ASK THE COACH Tim Crosbie is an accredited Distance and Recreational Running Coach. He has helped develop and deliver the Recreational Running Coaching framework in Australia and is a full time employee at Athletics Victoria. He is the founder of the Crosbie Crew. Follow the crew on Twitter or Facebook.
Q I have been running regularly (up to 80km per week, although I am currently running 50km per week). I plan to do my first half-marathon, followed by my first marathon two to three months after that. Needless to say, I will build up my mileage. I would prefer to run five times a week, with the occasional six days when I feel it is appropriate. I have planned my training with long runs, speed sessions, interval sessions, and so on.
I am confused about what pace I should do my different runs and what time I should aim for in the half-marathon and marathon. Some people say that since it’s my first marathon, my only aim should be to finish it. I consider myself a good runner (I’ve clocked 44:46 at a 10K; however, I didn’t have much left in the tank after this, so I am a bit hesitant to use this time as a marathon time prediction). Also, how do I choose a pace for my different training sessions?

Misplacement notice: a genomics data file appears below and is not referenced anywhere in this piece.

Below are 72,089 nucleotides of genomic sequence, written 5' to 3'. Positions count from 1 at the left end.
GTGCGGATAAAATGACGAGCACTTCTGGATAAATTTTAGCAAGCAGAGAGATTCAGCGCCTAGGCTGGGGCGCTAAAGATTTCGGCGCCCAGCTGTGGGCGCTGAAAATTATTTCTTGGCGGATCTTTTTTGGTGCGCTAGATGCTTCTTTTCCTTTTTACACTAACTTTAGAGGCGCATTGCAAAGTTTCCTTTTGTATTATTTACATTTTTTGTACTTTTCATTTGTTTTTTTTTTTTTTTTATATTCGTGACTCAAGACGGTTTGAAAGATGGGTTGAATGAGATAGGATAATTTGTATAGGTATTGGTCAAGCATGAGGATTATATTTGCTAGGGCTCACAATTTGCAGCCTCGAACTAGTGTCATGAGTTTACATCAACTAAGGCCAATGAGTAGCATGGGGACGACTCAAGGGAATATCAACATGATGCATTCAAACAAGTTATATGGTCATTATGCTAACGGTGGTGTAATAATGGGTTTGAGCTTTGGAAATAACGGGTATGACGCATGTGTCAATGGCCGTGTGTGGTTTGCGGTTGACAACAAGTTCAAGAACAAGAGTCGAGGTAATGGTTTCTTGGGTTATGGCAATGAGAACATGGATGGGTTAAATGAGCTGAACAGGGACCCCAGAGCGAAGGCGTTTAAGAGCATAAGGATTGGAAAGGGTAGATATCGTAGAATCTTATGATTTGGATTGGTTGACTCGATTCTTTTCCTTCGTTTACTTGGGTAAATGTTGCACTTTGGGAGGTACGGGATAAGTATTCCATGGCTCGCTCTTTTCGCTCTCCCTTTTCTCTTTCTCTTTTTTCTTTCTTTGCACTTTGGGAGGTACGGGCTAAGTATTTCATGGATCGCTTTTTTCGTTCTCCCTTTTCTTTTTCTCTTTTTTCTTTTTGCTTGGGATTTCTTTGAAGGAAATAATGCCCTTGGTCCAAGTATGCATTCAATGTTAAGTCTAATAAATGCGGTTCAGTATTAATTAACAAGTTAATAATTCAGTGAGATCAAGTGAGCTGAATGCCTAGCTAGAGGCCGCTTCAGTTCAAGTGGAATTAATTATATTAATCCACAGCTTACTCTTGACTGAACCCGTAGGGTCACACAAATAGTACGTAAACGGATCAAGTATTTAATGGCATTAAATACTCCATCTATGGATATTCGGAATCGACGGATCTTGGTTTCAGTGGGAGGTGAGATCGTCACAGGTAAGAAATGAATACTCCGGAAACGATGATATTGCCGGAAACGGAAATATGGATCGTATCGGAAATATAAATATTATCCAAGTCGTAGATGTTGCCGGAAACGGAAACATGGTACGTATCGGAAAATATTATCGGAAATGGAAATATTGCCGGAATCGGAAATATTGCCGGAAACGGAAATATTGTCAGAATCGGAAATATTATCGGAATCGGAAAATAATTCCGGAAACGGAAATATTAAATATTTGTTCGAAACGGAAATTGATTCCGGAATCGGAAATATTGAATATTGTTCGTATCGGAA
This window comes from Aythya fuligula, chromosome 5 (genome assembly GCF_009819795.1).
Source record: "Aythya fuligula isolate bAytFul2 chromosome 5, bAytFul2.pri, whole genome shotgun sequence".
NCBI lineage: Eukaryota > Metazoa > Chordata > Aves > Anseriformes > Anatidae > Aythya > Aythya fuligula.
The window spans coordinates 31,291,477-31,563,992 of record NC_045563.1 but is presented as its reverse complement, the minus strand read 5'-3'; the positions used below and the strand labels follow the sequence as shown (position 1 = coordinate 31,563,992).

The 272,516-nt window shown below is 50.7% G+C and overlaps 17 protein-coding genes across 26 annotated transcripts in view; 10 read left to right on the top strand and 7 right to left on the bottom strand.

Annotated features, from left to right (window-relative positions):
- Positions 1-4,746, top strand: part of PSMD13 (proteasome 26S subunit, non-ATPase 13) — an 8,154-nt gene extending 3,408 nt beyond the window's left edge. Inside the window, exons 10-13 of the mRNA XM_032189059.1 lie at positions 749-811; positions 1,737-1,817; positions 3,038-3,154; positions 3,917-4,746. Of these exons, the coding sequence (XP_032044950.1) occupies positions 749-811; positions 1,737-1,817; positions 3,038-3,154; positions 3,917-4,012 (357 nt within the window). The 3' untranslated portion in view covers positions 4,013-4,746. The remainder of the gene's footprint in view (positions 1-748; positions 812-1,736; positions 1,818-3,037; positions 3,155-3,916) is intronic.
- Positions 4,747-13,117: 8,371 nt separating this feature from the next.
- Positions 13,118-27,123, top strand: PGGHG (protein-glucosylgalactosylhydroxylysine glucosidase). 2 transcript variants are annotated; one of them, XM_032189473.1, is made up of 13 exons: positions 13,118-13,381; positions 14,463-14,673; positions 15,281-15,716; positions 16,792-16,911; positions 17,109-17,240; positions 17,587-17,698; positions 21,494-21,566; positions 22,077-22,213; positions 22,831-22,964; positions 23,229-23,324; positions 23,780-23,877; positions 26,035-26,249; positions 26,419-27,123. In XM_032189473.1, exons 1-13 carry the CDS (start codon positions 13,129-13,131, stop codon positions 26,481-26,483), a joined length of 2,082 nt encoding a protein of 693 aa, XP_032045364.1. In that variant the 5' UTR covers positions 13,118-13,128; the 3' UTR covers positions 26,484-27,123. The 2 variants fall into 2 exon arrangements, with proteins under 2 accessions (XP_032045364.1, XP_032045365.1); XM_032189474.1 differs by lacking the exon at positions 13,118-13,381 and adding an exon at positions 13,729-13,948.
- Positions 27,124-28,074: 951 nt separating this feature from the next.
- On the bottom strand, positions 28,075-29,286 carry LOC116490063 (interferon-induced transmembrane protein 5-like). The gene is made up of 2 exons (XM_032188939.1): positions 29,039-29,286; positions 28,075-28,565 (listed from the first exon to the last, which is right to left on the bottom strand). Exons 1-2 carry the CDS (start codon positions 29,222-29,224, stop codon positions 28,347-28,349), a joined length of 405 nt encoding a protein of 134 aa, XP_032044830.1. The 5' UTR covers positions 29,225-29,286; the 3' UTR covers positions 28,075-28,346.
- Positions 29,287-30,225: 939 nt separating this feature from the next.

A Before we go too far down the path of setting strict guidelines around training paces, let’s take a step back and ensure all the necessary training elements are being ticked off. Get this right, and later on in the process you will be able to use ‘training indicators’ as a fairly accurate guide to race day pacing.
Given that you aim to run five to six sessions per week, a normal week would look like this:
- 1 x long run
- 1 x quality session
- 1 x tempo session
- 1 x midweek long (marathon phase)
- 2 x absorption runs
Quite obviously speed is speed, so at any given quality session the expectation would be that you are running faster than goal race pace for distances 2km or under. Tempo sessions should be aimed at slightly quicker than race pace, but over shorter distances (i.e. 4-10km for the half-marathon or 8-18km for the marathon).
The long and midweek long run are all about ‘time on feet’, so the pace should be around one minute per kilometre slower than your normal 10km race pace. You can, however, throw some variations into the long run such as a mid-run pick-up that gets close to race pace, or a 20- to 30-minute pick-up to finish off. On most occasions, however, the long runs should be LSRs – that is, Long Slow Runs.
As for the absorption runs, run these at an extremely comfortable pace so that the body can absorb the training load and be prepared for the next hard session (which is never too far away!).
Closer to race day, your tempo runs can be a great indicator of predicted pace. If, for instance, you can manage five-minute kilometres for your half-marathon or marathon tempos, then 1:45 and 3:30 respectively are perfectly realistic goal times. Remember, in order to race at a certain pace you must also train at that pace. Good luck! – TIM CROSBIE